How To Plan For The Retirement You Want

Scott Kahan |

Article written by Scott M. Kahan in Stroll Chappaqua - June 2023 Magazine

Retirement planning is more than checking off a box on your 401(k) contribution form. It’s about envisioning the life you want and setting goals to build it—knowing what you’re saving for. Like planning a trip, you need to know where you’re going, how you’ll get there, and what you’ll do once you arrive. You need a vision and a roadmap. Here’s how to do it.


If you’re in your 30s, 40s, or 50s, you might think retirement is a long way off. You might have kids and mortgages and are not looking down the road yet. But the earlier you start planning and saving, the better. You can’t make up time. When you start investing in your 30s, it makes a big difference.

Ask yourself two key questions: When do you want to retire? And how much money in today’s dollars will you need? Define your goals quantitative and qualitatively, with dollar amounts and time frames. If you want to retire early, what does that mean? Could your field of expertise translate into part-time consulting work in retirement? How will your expenses change? Will your mortgage be paid off?

Establish a game plan. A Certified Financial Planner professional will help you project what you’ll need with taxes and inflation.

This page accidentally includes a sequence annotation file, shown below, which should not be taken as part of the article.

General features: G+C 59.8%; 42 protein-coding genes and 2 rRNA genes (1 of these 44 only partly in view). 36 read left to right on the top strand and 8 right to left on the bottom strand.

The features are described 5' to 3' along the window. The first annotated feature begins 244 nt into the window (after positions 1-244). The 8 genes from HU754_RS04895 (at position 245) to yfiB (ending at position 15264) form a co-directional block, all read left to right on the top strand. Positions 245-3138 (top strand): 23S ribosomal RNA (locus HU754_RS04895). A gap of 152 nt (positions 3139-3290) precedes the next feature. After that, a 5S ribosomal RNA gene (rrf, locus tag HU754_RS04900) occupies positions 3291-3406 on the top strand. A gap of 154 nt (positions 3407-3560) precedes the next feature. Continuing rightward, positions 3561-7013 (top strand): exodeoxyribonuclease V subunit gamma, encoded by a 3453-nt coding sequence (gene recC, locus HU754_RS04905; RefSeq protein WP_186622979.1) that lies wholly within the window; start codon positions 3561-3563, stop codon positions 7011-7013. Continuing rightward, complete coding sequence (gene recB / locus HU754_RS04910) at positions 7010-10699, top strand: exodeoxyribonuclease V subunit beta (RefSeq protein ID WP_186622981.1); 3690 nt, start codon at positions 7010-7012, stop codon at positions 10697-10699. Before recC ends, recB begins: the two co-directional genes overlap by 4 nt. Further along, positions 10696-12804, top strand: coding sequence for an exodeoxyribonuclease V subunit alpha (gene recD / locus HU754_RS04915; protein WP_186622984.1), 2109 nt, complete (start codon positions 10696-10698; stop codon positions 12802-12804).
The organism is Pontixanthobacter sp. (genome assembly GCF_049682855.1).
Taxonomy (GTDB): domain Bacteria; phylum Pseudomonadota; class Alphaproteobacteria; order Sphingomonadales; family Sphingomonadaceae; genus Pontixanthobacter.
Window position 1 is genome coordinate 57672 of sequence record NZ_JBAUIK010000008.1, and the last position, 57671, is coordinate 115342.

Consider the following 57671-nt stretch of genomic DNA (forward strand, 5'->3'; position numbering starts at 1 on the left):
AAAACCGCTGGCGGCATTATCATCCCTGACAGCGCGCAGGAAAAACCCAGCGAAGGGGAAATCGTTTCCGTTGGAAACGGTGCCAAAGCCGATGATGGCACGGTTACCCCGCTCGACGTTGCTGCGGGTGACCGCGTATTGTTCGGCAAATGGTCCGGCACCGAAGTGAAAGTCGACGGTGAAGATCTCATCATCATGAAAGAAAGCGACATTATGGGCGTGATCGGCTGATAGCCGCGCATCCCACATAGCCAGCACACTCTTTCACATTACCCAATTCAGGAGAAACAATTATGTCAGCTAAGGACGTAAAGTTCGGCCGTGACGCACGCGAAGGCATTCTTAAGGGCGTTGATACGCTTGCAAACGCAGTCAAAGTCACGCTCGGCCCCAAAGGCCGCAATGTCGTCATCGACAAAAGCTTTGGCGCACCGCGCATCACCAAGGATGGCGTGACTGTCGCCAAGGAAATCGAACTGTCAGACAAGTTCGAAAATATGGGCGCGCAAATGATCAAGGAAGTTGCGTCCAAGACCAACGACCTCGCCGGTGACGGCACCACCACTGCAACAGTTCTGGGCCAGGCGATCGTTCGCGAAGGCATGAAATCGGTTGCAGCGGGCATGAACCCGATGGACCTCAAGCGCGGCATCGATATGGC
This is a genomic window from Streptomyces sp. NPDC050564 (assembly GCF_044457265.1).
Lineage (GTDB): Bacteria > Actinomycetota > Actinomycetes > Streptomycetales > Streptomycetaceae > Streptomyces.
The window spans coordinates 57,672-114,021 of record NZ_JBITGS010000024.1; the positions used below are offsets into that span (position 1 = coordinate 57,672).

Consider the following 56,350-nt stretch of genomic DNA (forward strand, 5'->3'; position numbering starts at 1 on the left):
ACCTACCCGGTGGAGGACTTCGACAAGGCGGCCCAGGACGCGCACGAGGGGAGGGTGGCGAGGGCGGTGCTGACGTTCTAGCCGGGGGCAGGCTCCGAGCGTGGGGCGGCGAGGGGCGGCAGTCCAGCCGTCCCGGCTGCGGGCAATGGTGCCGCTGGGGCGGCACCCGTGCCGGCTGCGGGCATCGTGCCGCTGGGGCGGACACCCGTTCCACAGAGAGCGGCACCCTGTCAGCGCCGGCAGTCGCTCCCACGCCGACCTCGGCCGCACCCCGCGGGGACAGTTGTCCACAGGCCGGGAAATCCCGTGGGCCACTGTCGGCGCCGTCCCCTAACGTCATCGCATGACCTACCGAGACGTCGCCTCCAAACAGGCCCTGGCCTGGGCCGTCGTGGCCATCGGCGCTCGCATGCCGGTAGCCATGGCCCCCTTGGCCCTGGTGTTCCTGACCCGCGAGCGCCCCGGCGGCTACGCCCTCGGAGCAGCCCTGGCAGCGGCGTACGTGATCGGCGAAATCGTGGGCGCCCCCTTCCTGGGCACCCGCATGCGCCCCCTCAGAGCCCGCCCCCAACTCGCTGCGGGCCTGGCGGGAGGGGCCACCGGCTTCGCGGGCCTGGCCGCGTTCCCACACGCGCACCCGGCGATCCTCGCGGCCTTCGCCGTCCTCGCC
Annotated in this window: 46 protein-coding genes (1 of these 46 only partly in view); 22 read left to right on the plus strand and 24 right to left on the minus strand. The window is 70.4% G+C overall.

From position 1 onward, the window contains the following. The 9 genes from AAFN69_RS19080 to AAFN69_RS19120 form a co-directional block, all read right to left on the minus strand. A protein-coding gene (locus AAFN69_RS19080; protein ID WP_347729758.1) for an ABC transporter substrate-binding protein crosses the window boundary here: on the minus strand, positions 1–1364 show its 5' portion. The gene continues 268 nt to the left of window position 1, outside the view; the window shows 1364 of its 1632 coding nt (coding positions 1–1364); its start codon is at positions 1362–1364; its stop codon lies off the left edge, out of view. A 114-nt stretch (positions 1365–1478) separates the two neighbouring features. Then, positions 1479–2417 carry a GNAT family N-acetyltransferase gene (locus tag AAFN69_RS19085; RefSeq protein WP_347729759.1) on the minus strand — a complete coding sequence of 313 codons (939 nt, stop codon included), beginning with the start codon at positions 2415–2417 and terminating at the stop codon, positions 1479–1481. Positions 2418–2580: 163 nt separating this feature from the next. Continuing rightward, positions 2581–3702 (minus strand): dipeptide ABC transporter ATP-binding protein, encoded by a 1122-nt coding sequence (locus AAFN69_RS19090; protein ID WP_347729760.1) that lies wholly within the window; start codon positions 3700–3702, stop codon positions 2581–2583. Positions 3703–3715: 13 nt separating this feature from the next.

Theoretically, if you retire at 65, you have a third of your life ahead. How do you envision that life? Do you want to travel? Do you want to sell your home or buy a second home? Talk with your spouse, partner, loved ones—the people you’ll spend this time with. Make sure your visions are aligned.

People see retirement as an end goal. But in reality, there are three stages of retirement: the early years, when you’re healthy, want to travel, and tend to spend more than you thought. The second stage is when you settle down and focus on spending time with family and grandchildren. And the third, when you’re less active and more attentive to your health.

Your goals, actions, and financial needs will change with each stage as they evolve throughout your life. If you’re young, envision the lifestyle you want, leaving room to be flexible. If you’re closer to retirement—a few years away—start planning the particulars.


Retirement can be a tough transition for many people. Proper financial planning can help. Just because you’ve hit retirement doesn’t mean the planning stops.

Financially, a monthly withdrawal plan that gives you a steady income, like a regular paycheck, can help you budget and feel more secure. At the same time, you figure out when to take Social Security to maximize your benefit. Spending your savings can be emotionally challenging: you don’t want to lose what you’ve worked hard to build. Planning can help here, too, so you don’t feel like you have to cut your expenses every time the market drops.

Develop long-term emotional support systems— hobbies, relationships—to help you navigate the shift to not working. I see clients retire with big projects and goals, but many haven’t thought further than six months ahead. A two-week stay-cation to test-drive retirement can be a clarifying exercise to help you think through what you’ll do.

When you wait too long to plan for retirement, all you can do is plan what you can spend. When you start early, you can plan for what you need for the retirement you want. It’s never too early. Envision and build.

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